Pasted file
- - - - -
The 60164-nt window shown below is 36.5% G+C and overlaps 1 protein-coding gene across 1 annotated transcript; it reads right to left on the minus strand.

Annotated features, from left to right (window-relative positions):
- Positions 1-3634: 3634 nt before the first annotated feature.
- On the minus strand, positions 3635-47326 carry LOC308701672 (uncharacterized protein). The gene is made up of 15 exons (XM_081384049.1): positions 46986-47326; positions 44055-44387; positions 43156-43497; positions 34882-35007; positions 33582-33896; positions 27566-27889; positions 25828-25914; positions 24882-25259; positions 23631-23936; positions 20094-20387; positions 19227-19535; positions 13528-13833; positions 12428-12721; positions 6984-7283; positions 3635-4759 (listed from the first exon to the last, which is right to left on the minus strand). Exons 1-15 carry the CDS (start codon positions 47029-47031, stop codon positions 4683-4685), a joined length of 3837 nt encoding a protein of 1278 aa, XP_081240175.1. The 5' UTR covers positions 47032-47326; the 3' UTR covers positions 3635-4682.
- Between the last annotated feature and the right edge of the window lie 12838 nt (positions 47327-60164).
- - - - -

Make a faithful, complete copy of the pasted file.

The 60164-nt window shown below is 36.5% G+C and overlaps 1 protein-coding gene across 1 annotated transcript; it reads right to left on the minus strand.

Annotated features, from left to right (window-relative positions):
- Positions 1-3634: 3634 nt before the first annotated feature.
- On the minus strand, positions 3635-47326 carry LOC308701672 (uncharacterized protein). The gene is made up of 15 exons (XM_081384049.1): positions 46986-47326; positions 44055-44387; positions 43156-43497; positions 34882-35007; positions 33582-33896; positions 27566-27889; positions 25828-25914; positions 24882-25259; positions 23631-23936; positions 20094-20387; positions 19227-19535; positions 13528-13833; positions 12428-12721; positions 6984-7283; positions 3635-4759 (listed from the first exon to the last, which is right to left on the minus strand). Exons 1-15 carry the CDS (start codon positions 47029-47031, stop codon positions 4683-4685), a joined length of 3837 nt encoding a protein of 1278 aa, XP_081240175.1. The 5' UTR covers positions 47032-47326; the 3' UTR covers positions 3635-4682.
- Between the last annotated feature and the right edge of the window lie 12838 nt (positions 47327-60164).